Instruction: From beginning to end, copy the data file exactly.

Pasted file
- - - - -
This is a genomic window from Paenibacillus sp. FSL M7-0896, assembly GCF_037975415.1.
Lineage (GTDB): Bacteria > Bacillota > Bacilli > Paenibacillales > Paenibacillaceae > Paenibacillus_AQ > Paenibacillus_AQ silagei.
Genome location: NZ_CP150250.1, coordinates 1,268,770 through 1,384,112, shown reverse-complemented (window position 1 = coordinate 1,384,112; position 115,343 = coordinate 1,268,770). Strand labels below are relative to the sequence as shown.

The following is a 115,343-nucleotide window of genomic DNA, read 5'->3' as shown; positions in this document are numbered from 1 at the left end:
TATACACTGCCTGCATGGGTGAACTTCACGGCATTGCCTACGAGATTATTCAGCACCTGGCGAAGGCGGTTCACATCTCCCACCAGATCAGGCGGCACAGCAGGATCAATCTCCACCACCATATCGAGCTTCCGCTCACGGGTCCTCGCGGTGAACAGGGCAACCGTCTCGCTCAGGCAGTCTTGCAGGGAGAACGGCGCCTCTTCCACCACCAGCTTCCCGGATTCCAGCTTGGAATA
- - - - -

This is a genomic window from Paenibacillus sp. FSL M7-0896, assembly GCF_037975415.1.
Lineage (GTDB): Bacteria > Bacillota > Bacilli > Paenibacillales > Paenibacillaceae > Paenibacillus_AQ > Paenibacillus_AQ silagei.
Genome location: NZ_CP150250.1, coordinates 1,268,770 through 1,384,112, shown reverse-complemented (window position 1 = coordinate 1,384,112; position 115,343 = coordinate 1,268,770). Strand labels below are relative to the sequence as shown.

The following is a 115,343-nucleotide window of genomic DNA, read 5'->3' as shown; positions in this document are numbered from 1 at the left end:
TATACACTGCCTGCATGGGTGAACTTCACGGCATTGCCTACGAGATTATTCAGCACCTGGCGAAGGCGGTTCACATCTCCCACCAGATCAGGCGGCACAGCAGGATCAATCTCCACCACCATATCGAGCTTCCGCTCACGGGTCCTCGCGGTGAACAGGGCAACCGTCTCGCTCAGGCAGTCTTGCAGGGAGAACGGCGCCTCTTCCACCACCAGCTTCCCGGATTCCAGCTTGGAATA